With my manuscript submission deadline fast approaching, I have managed to find some time to continue working on my monograph for Palgrave Macmillan, mainly in the rare moments when both children are asleep at the same time.
One of my priorities has been to rework some of the visual content from the thesis. In some cases this just involves tweaking the formatting but in a few places I have reimagined and redrawn the pages from scratch.
One example is from chapter 4 where I use Deleuze and Guattari’s (1987) concept of the ‘Body without Organs’ (BwO). I was not entirely happy with the image I drew to represent this concept in the thesis, and had managed to work on something I was a lot happier with. I have also reworked this alongside the text describing my use of the concept as a tool for thinking, rather than leaving it as a stand-alone image. In this and other cases, the use of multiple stages afforded by the comic approach helps to break down – and even slow down – the narrative in order to encourage the reader to linger on a concept or idea in a way that the author does not control using a standard paragraph.
Another single page reimagining comes in relation to another of Deleuze and Guattari’s concepts: ‘the plane of consistency’. Here, the redrawing comes because I didn’t feel that the original version of this page flowed properly. So here I have simplified, removing the ‘talking head’ version of me that felt like a bit of an unnecessary distraction, going with a different perspective on the ‘row of doors’ that puts the reader head-on, rather than at an angle to the scene. You’ll notice that the central door in frame two features an small section cut from the BwO image used above. Through the book, in the comic sections, I refer to previous and forthcoming visual motifs as a way of tying things together. Of course, it also means I have less drawing to do, which helps: I still find drawing really tricky, but also rewarding when things go right. I did try a version of this with the rhizome creeping out of the door, but it looked a bit too threatening, so I kept it in its ‘potential’ state instead!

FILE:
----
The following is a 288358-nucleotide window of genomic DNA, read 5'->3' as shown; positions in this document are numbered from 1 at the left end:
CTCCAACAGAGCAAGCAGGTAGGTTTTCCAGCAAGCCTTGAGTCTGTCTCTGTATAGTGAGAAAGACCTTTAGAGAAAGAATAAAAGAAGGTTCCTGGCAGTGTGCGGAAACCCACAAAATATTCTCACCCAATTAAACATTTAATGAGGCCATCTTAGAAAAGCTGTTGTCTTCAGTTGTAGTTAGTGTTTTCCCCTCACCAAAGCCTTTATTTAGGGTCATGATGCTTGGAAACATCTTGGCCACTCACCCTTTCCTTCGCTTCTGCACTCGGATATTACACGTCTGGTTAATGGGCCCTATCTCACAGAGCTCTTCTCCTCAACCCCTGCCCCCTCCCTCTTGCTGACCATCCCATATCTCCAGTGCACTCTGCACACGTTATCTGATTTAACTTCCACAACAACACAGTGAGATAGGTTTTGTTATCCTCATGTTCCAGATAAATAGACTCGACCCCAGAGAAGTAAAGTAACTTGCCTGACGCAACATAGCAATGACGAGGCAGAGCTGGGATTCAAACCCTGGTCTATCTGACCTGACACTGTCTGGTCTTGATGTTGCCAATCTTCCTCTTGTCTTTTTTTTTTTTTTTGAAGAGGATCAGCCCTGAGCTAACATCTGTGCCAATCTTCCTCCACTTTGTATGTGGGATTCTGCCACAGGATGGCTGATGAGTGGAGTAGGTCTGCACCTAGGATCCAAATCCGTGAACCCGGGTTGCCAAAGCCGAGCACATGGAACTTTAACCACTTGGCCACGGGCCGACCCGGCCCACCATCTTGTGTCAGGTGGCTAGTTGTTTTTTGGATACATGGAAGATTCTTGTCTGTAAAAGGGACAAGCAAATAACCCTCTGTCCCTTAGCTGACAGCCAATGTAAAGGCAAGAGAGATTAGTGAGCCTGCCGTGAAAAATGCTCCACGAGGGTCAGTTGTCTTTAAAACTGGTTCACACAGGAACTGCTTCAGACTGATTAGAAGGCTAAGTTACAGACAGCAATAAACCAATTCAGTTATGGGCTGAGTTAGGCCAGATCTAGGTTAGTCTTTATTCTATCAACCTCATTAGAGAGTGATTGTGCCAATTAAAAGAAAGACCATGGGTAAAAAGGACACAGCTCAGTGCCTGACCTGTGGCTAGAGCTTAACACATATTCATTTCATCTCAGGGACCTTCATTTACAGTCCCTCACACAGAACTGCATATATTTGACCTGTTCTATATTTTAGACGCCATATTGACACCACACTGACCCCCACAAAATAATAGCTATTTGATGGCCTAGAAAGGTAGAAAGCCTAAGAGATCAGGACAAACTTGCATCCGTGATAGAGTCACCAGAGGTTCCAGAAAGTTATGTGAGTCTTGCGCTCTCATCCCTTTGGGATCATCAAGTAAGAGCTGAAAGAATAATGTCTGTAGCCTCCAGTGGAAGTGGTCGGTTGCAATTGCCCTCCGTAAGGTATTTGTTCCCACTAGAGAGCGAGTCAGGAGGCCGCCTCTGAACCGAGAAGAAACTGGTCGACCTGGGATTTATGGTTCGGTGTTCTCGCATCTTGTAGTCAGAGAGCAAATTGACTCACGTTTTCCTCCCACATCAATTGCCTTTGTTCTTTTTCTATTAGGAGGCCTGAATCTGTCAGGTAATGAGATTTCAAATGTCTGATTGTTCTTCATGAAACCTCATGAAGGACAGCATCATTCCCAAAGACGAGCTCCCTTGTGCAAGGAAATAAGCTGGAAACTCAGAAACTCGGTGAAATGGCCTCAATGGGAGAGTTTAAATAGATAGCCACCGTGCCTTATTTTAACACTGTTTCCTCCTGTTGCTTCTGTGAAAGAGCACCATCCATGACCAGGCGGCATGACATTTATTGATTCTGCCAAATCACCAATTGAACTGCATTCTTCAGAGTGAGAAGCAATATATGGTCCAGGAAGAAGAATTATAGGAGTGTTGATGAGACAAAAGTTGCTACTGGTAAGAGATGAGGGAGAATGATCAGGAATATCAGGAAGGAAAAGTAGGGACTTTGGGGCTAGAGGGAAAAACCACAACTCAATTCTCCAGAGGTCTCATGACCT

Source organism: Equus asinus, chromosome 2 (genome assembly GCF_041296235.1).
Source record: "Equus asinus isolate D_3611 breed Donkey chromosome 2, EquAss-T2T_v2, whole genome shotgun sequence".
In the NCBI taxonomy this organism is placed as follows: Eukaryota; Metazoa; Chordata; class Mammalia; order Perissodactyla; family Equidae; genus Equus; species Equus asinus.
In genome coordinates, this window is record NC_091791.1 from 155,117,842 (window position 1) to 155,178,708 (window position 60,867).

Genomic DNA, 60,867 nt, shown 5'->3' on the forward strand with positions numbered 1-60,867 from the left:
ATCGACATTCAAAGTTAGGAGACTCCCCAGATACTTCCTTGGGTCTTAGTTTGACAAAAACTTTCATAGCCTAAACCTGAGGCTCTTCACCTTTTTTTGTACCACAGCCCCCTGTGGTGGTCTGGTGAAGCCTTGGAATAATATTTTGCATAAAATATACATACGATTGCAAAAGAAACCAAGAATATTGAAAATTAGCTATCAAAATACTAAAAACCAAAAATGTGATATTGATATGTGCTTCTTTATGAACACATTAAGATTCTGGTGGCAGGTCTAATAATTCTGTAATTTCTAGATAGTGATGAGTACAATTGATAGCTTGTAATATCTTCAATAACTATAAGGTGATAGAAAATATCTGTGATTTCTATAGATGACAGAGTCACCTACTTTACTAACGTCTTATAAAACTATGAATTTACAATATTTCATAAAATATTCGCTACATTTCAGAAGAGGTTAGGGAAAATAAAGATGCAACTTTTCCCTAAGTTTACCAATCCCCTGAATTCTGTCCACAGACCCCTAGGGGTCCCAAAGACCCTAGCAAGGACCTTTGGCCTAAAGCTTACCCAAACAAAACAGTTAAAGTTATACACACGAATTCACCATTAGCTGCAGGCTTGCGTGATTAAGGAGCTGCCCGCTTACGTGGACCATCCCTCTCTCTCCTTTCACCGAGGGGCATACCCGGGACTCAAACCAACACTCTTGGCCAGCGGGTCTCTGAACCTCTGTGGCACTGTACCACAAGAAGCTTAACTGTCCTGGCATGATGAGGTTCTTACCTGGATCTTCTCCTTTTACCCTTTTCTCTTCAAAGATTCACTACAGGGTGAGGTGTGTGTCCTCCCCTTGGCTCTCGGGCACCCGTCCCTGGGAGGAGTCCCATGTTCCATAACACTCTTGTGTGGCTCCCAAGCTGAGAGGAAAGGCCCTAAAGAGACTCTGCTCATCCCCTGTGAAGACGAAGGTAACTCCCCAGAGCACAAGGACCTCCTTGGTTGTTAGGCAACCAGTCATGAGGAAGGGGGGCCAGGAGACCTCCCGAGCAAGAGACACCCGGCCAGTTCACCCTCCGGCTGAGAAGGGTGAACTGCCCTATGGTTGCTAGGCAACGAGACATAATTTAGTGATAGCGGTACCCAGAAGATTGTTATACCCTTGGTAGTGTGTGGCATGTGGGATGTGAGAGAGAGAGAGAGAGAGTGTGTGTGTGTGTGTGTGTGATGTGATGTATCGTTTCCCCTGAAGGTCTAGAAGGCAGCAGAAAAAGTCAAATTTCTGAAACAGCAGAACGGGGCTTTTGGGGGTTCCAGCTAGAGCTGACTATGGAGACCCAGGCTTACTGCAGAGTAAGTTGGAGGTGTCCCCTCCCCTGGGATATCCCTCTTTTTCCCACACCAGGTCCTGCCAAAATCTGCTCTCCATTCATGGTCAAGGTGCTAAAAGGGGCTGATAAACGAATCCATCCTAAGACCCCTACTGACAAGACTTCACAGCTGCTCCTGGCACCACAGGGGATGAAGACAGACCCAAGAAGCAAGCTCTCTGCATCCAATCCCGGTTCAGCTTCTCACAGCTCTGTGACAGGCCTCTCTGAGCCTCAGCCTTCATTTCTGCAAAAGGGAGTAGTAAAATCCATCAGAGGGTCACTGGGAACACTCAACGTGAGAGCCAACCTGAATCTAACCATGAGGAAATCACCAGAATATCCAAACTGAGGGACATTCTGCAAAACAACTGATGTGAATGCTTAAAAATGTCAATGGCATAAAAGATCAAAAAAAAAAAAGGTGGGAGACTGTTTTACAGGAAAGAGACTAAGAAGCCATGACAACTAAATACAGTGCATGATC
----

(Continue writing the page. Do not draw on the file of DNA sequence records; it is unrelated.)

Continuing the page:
The following two pages are reimaginings of what was previously a single page from the Soundscapes chapter. Writing this for my thesis originally I remember being really stumped for ideas for this bit. However, I needed this section to be in the comic format as a bridge between the pages before and after. Therefore, I originally settled for a simple idea that I felt didn’t really justify its own existence. Coming back to this section I had some new ideas, which worked pretty quickly and spread this section across a much more appropriate double page spread. Again, the BwO / rhizome image makes another appearance in a couple of forms and I also reuse a hand picture from chapter four, whilst also introducing some additional elements. I’m much happier with how this flows now, as it has a better pace to it and I think the visuals are much more useful in making the points. (There’s still a typo in one of the images below, which I’ve now corrected elsewhere! Sharing stuff is always useful for spotting mistakes!) And although you wouldn’t know it, the spiral started life as a doodle around reading Spinoza… Everything hangs together, in the background…
Finally, another new comic comes early on in the book where I introduce the (human and non-human) participants. In the thesis I used photographs and screenshots, obviously obscuring the images of children in the way I do in the data transcripts. However, I felt that an illustrated approach would work better, but was something I ran out of time for when it came to the thesis. I find drawing people REALLY hard, so these look very little like the children they represent. Of course, this is useful for anonymisaton purposes, and I think the spirit of the drawings is much more in keeping with the feeling of the club than a series of obscured photographs.
This post only deals with some of the changes I have made visually, but I hope it goes some way to justifying (if only to myself) some of the alterations I have made in making the transition from thesis to book. Although I have been pressed for time, I have enjoyed rethinking these comic sections in a way that I don’t think I would have done if I was dealing just with written text.